Let's say you are wildly, passionately in love and one day your sweetheart - sure, that's an outdated term, but I'm trying to make a point here - comes to you and says: "Let's get married."
Well, you say.
"On Valentine's Day," she says.
February's a little chilly, you say.
"On an ice rink," she says.
An ice rink?
"Standing on skates," she says.
Skates? But I don't even s-
"With 45 other couples," she says.
Forty-five other ... ?
"And the weather's not going to be tops," she says. "It'll be rainy and foggy."
If all this does not cause you to rethink the relationship, maybe you were among the 46 couples who married or renewed vows yesterday at the Inner Harbor Ice Rink at Rash Field.
It was a lovely ceremony, especially if you had an umbrella, which I did, and a space heater, which I would have killed for.
All in all, though, the "Wedding on Ice," sponsored for the fifth year in a row by WLIF Radio (101.9 FM), went off without a snag, except for the guy we thought was having a heart attack, which I'll get to in a moment.
All you needed to get hitched in this non-denominational ceremony was a valid Baltimore marriage license. The skates were provided free of charge, plus each couple received a box of chocolates, movie passes and a bottle of wine.
I felt like calling my wife at work and yelling: "Hon, get on down here! We can make a killing if we re-up!"
Look, people get married in crazier places. They get married in Elvis chapels, they get married while sky-diving, they get married during the seventh-inning stretch at minor league baseball games.
Why not an ice rink?
In the middle of winter?
On a day that looks like it blew off the Scottish moors?
Then I ran into Ricky Walega, 41, and Rose DeStefano, 40, of Glen Burnie, one of the couples getting married, and they told me the kind of Valentine's Day story that warms your heart, even on a day like this.
It seems the two of them used to date back when they were teen-agers. There was definitely something there; they went roller skating every Friday night in Pasadena, and she bought him a silver ID bracelet, which practically meant you were engaged back in those days.
"He was so sweet," Rose recalled. "But very shy."
Anyway, ID bracelet or no ID bracelet, they drifted apart a year later. Rose got married and raised two kids. Ricky never married, but he went to maritime school and became a marine engineer.
Rose eventually divorced after 14 years of marriage. Six years ago, she was in the Glen Burnie Mall with her kids and ran into Ricky for the first time in years. He was still sweet, she could tell that.
Apparently, he hadn't gotten a handle on the shyness thing, either - it would be another six months before he summoned the nerve to call for a date. Things quickly got serious. Eventually, Ricky bought her a diamond engagement ring, then they bought a house together.
Now, they were standing in the chilly mist waiting to get married, Ricky in a dark blue suit and topcoat, Rose in a pink jacket and black slacks, the two of them on skates, her hand in his, looking happier than anyone had a right to in this weather.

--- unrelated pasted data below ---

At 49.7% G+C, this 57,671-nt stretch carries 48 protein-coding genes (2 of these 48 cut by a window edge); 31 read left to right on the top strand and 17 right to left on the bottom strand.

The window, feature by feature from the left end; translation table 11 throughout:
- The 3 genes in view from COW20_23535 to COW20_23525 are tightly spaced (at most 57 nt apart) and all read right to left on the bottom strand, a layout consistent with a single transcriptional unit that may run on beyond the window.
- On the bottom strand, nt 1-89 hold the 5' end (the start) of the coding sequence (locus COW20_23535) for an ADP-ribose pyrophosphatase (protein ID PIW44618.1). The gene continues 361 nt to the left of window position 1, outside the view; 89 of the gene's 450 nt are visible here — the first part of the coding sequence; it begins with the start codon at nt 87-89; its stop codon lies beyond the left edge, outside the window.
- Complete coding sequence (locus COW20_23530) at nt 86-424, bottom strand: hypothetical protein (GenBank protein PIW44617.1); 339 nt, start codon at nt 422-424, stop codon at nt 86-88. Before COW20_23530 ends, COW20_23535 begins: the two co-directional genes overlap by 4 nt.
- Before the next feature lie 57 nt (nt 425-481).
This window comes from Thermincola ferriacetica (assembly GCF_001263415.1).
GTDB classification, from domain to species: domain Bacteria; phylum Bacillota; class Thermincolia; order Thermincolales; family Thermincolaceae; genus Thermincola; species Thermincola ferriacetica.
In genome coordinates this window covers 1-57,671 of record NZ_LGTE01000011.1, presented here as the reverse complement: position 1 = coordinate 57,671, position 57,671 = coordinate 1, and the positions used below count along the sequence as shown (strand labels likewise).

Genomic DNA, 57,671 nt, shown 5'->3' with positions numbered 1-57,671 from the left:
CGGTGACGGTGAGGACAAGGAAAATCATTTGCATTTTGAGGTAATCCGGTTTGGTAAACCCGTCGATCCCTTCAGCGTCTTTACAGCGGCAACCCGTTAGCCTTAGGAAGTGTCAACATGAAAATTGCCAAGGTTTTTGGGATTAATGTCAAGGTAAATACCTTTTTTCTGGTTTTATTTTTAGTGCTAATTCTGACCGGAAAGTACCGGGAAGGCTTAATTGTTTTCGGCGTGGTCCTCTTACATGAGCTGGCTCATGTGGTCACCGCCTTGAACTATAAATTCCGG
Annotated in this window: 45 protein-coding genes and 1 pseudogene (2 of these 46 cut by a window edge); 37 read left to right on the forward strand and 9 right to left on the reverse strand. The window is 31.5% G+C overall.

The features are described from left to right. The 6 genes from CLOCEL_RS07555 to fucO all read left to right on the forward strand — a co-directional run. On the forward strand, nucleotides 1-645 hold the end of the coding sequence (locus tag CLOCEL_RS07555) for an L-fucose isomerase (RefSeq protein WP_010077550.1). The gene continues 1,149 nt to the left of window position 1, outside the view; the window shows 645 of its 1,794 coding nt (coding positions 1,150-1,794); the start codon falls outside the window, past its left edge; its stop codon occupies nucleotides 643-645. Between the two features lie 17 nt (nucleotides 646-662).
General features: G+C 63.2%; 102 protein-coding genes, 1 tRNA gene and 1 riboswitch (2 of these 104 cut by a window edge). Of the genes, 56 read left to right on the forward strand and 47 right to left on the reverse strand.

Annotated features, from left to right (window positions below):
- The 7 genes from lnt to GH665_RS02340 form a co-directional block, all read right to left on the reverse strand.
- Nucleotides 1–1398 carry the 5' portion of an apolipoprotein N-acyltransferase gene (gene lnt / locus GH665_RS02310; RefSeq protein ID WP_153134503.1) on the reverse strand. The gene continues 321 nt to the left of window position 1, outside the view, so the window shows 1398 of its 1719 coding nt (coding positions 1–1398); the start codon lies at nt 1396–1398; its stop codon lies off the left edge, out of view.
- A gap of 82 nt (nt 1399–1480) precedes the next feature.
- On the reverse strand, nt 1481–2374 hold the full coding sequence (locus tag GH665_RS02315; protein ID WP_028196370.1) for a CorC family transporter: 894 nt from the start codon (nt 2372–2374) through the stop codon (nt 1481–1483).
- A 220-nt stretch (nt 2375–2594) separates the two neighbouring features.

"We got sunshine, don't we, babe?" Rose said, and Ricky smiled and nodded. On his wrist was a shiny gold bracelet. Rose had bought it not long ago. It cost a heck of a lot more than the 11 bucks she spent for that silver bracelet when they were kids.
At a little after 12, the first strains of "The Wedding March" drifted over the PA system, and the couples took to the ice. One by one, they made their way over to a white stand decorated with red hearts, where WLIF personality Fran Lane introduced the Rev. Joel Dan Lehman.
The reverend, he knew this wasn't the kind of day where you yak a lot. He got down to business.
"We're gathered here, in the presence of these witnesses," he began, and that's when we saw a man in a dark suit being helped off the ice. His bride-to-be, in a white wedding gown, skated behind him, a concerned look on her face.
This guy, he didn't look so good. His face was all red, and he was bent over in agony. I thought it was his ticker.
"No," said the man, who turned out to be Tom Quarles, 40, of Baltimore. "It's my feet. First time on skates. I was cramping and my feet were buckling."
But Quarles, he turned out to be a trouper. He got out of the skates and leaned against a railing, and that's where he exchanged vows with Maureen Miller.
Anyway, in a few minutes, the ceremony was over. The brides and grooms kissed, took a quick lap around the rink as "Through the Eyes of Love" blared from the speakers, and posed for pictures.
I found Ricky and Rose Walega in the warming tent shortly after. They were beaming. "It really dawned on me how much this means to me," Ricky said, looking at Rose. "She's a beautiful woman. And now she's all mine."
Everyone else in the tent looked happy, too. A huge five-tier wedding cake was ready to be served to the couples and their guests.
Funny thing, too. No one was talking about the weather.Copyright © 2015, The Baltimore Sun